Intro to the issue
Our industry is one of the most heavily regulated industries in the world. A substantial set of safety studies is required and evaluated by authorities applying a rigorous system of independent scrutiny before any product can enter the market.
It’s because a fundamental principle lies behind the EU pesticide, biopesticide legislation and GMO legislation: protection of human and animal health, wildlife and the environment comes first. Our industry is committed to continue creating innovation that upholds the highest safety standards.
Why this is a priority for us?
Our members work together to invest into systematic research to improve risk assessments. The more open scientific data there is, the less uncertainty remains. This helps evaluating authorities as well as companies to conclude on the safety of any marketed solution be it a chemical pesticide, a biopesticide derived from natural materials or a genetically modified plant. It is our clear conviction to support this scientific process using all relevant data which will allow to exhaustively evaluate if products are safe at the level where humans and animals are exposed to them.
What are we doing about it
Many of the scientists within our membership are engaged in exciting research with academia, NGOs or other stakeholders to further advance the scientific understanding of both safety of our innovations as well as risk assessment frameworks that govern their approval.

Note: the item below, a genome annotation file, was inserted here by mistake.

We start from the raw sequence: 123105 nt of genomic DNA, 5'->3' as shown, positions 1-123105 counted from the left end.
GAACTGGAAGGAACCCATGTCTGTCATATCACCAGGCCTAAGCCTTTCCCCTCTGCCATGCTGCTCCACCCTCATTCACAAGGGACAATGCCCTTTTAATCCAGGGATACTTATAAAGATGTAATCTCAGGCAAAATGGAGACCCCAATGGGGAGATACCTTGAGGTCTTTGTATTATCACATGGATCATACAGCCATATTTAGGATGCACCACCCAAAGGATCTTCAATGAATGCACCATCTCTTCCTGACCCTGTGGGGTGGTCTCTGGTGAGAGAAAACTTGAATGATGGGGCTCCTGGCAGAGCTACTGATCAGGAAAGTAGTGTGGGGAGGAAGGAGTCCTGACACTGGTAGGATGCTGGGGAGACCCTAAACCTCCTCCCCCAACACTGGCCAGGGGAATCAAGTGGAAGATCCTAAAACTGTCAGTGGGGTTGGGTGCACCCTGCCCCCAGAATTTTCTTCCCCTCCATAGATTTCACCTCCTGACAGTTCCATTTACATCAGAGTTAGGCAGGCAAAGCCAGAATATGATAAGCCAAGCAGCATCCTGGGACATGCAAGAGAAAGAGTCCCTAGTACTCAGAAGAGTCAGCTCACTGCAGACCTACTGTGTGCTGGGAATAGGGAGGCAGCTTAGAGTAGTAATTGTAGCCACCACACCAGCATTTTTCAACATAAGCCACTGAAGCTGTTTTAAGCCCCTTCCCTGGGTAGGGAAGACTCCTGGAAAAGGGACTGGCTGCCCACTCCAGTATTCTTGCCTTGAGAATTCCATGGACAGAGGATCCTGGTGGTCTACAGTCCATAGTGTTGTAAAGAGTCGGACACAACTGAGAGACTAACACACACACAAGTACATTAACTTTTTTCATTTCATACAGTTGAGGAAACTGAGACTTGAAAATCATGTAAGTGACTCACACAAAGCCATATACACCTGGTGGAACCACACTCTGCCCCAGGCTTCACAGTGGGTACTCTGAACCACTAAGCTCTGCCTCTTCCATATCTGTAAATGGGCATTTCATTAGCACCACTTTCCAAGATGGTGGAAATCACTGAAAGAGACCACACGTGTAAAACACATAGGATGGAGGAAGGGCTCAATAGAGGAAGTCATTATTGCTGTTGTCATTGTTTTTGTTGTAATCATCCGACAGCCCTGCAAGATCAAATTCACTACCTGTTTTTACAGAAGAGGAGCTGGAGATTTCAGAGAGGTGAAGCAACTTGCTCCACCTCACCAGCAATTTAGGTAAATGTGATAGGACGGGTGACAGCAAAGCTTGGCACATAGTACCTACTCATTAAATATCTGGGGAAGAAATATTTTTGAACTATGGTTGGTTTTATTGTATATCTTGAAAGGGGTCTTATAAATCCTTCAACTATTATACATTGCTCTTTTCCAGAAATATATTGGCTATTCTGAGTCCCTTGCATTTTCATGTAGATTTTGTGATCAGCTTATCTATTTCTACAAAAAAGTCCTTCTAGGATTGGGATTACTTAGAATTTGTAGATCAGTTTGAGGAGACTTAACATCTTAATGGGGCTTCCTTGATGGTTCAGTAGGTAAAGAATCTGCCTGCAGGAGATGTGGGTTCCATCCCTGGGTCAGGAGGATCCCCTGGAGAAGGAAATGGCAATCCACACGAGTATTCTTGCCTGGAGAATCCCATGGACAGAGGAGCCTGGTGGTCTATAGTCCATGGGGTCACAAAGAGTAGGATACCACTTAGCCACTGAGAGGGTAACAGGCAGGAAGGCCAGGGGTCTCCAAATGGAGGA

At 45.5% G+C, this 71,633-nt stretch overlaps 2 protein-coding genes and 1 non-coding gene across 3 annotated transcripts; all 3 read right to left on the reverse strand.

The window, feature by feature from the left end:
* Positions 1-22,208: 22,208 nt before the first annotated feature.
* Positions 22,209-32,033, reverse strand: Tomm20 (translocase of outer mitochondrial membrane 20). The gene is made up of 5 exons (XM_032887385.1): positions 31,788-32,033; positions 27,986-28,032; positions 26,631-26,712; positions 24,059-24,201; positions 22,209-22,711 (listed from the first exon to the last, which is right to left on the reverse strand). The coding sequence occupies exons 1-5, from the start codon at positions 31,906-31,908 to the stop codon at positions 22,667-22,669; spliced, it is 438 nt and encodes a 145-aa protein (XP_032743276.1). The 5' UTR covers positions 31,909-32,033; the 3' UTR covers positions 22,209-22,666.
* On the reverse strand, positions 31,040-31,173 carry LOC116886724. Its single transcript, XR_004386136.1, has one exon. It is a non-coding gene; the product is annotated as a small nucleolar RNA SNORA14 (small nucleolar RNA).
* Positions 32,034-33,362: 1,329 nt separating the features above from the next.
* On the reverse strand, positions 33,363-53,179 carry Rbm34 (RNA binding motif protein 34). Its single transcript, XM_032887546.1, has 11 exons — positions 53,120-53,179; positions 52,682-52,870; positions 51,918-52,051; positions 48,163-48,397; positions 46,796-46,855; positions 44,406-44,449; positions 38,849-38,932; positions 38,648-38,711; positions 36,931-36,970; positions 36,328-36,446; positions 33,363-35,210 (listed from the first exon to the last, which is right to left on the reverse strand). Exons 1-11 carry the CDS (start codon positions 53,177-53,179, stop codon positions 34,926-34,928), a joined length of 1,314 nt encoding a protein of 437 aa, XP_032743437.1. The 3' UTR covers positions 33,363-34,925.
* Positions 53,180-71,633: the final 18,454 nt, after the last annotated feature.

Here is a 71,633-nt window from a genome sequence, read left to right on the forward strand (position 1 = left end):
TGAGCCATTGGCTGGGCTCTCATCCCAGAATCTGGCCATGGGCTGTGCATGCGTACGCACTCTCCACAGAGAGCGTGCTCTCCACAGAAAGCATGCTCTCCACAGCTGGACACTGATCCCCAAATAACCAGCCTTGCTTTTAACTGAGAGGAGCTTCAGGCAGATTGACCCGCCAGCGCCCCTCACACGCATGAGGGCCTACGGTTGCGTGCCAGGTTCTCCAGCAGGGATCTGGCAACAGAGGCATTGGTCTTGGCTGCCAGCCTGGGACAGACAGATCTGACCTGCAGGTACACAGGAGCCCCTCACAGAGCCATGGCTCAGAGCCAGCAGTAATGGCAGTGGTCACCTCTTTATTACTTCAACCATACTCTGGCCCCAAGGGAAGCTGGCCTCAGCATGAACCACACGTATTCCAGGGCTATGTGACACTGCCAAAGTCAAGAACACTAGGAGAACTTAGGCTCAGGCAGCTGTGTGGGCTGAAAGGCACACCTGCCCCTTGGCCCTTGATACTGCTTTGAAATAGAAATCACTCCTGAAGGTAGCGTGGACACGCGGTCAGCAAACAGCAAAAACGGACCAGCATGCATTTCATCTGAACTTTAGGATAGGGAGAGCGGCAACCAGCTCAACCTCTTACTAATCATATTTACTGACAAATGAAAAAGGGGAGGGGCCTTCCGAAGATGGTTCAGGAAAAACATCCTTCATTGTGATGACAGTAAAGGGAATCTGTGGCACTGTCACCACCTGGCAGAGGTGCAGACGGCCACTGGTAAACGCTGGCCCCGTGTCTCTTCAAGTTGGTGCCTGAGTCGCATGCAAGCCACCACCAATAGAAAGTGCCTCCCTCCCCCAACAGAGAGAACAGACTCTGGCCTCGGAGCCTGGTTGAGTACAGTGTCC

To identify just one potentially marketable discovery a company screens hundreds of thousands of solutions. Once identified, tests cover chemistry, biology, toxicology, ecotoxicology to ensure that correct use of the product will not lead to health concerns.
Evolving requirements, new guidance documents, or extra questions asked by regulators can certainly identify new data needs – and we remain committed to supplying them to the best of our ability.
For example, only recently a question has been identified by EFSA in the area of exposure of workers in vineyards – we have engaged in the BROV [Bystander Resident Orchard Vineyard] re-entry project aiming at answering this question, by generating new field data for regulatory use in re-entry exposure assessments for relevant activities in vineyards.
CropLife Europe shares any generated data and knowledge with regulating authorities so they can make a decision where more data are needed, and where there is sufficient security to protect health through pragmatic risk assessment practice.
As from 2021, the content of technical dossiers for pesticides, biopesticide and genetically modified plants will be made publicly available at the beginning of the evaluation process. This will gradually give access to the general public, but more importantly to the scientific and regulatory communities, to a vast amount of safety related data. We believe such transparency will benefit the evaluation process and enhance the risk assessment approaches.